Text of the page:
The A to Z of Britsploitation: M is for The Mutations (1974)
It’s not just stars that you find slumming it in the world of Britsploitation. Jack Cardiff was one of the world’s most acclaimed cinematographers and made films like Black Narcissus and The African Queen look very pretty indeed. As with fellow cameraman Freddie Francis, Cardiff’s films as a director are never as prestigious as the ones he photographed. This grimy delight is probably the least prestigious of all. Obviously inspired by Tod Browning’s infamous 1935 movie Freaks (it rips off whole scenes from it), it takes the always rather queasy step of combining latex monstrosities with real-life sideshow freaks.
Added to this is a hearty dash of Life on Earth. Apart from the wobbly green lettering used for the credits (it screams exploitation movie) for the first ten minutes of the film you’d be forgiven for thinking you were watching a nature documentary. The credits unfold over some lovely time lapse photography of plants springing to life, accompanied by glistening music from cult fave Basil Kirchin. This educational tone continues quite a while into the film itself, as we witness a lecture from Professor Nolter (Donald Pleasence) about genetic mutation. Pleasence’s very serious performance gives the feel of being at a real lecture, though I’ve no idea how scientifically accurate the stuff he spouts is. Among the unimpressed students are an especially mature looking group including two of Britsploitation’s perennial women in peril, Julie Ege and Jill Haworth (pointless trivia: Haworth was the original Sally Bowles in Cabaret on Broadway, so her subsequent career of screaming in movies like this, It! and The Haunted House of Horror must have been a bit disappointing).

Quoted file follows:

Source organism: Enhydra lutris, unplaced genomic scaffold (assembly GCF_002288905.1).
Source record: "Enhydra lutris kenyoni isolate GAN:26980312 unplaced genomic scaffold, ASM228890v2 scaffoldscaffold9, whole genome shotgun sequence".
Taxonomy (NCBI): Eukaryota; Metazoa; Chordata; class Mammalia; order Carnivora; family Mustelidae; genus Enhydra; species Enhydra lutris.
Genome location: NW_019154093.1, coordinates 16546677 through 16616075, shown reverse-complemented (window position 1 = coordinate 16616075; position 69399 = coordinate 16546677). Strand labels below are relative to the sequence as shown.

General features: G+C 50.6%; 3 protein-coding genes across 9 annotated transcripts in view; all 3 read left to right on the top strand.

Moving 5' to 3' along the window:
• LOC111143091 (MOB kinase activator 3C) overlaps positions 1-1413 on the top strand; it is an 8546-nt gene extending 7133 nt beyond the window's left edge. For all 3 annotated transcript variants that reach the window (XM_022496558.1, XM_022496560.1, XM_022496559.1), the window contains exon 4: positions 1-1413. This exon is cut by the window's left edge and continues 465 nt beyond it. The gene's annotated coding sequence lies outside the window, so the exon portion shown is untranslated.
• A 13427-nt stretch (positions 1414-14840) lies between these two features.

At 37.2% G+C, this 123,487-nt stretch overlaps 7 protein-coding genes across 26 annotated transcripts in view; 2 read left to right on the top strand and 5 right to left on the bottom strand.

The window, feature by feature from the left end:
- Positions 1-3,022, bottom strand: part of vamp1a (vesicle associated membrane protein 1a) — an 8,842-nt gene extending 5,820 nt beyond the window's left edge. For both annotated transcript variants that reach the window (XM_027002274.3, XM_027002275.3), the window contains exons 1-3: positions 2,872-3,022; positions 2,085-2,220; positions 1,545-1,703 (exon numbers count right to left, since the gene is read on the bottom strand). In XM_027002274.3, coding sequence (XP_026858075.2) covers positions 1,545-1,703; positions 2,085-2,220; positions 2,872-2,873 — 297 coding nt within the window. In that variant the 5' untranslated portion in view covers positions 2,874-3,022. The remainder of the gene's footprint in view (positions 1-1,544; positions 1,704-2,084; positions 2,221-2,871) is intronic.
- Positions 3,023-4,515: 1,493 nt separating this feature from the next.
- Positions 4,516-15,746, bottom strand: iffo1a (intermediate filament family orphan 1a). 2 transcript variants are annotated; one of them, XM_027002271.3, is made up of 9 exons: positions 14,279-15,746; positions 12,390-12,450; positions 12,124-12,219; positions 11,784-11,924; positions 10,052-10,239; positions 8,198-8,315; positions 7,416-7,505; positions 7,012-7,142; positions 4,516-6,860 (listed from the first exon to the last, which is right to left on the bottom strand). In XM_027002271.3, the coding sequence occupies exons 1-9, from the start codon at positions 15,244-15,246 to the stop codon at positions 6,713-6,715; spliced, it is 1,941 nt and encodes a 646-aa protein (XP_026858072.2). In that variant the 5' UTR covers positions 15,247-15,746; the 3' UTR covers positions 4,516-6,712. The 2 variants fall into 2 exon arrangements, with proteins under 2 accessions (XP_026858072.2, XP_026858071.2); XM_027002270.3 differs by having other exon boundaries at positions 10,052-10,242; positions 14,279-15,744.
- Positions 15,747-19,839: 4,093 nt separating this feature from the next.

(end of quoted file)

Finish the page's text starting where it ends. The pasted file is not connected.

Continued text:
Once the lecture finishes we finally approach horror film normality as pretty student Bridget (Olga Anthony) is stalked through a park by two dwarves (Kirchin’s score goes completely bonkers at this point), eventually stumbling into the dastardly arms of the badly deformed Lynch (Tom Baker), wicked proprietor of a visiting freakshow. At the time of making The Mutations Baker was just months away from the big break that would indelibly stamp him on the nation’s consciousness, and Lynch’s scarf and broad-brimmed hat look a little bit familiar. It’s a good job the Bo’ Selecta-ishmake-up job wasn’t carried over to Doctor Whothough.
It turns out that Lynch is in league with Professor Nolter, who is testing out his eccentric genetic theories on a series of live specimens brought to him by Lynch (on the promise that he’ll make Lynch’s face normal). The unfortunate Bridget is the latest. As Nolter waits for the delivery there’s a hilarious moment where he gently strokes a cute fluffy bunny and then nonchalantly shoves it into the hungry maw of a killer plant. Bridget’s about to be transformed into a nameless monstrosity, but before that we get to hear Nolter waffling on about his ideas again. This is the main problem with The Mutations – it’s got a lot of agreeably nuts moments in it but, especially in the first half, they’re kept apart by a lot of interminable talky scenes. Nolter bangs on about human-plant hybrids, the sideshow freaks grumble about their working conditions and the students babble a load of old nonsense about LSD trips.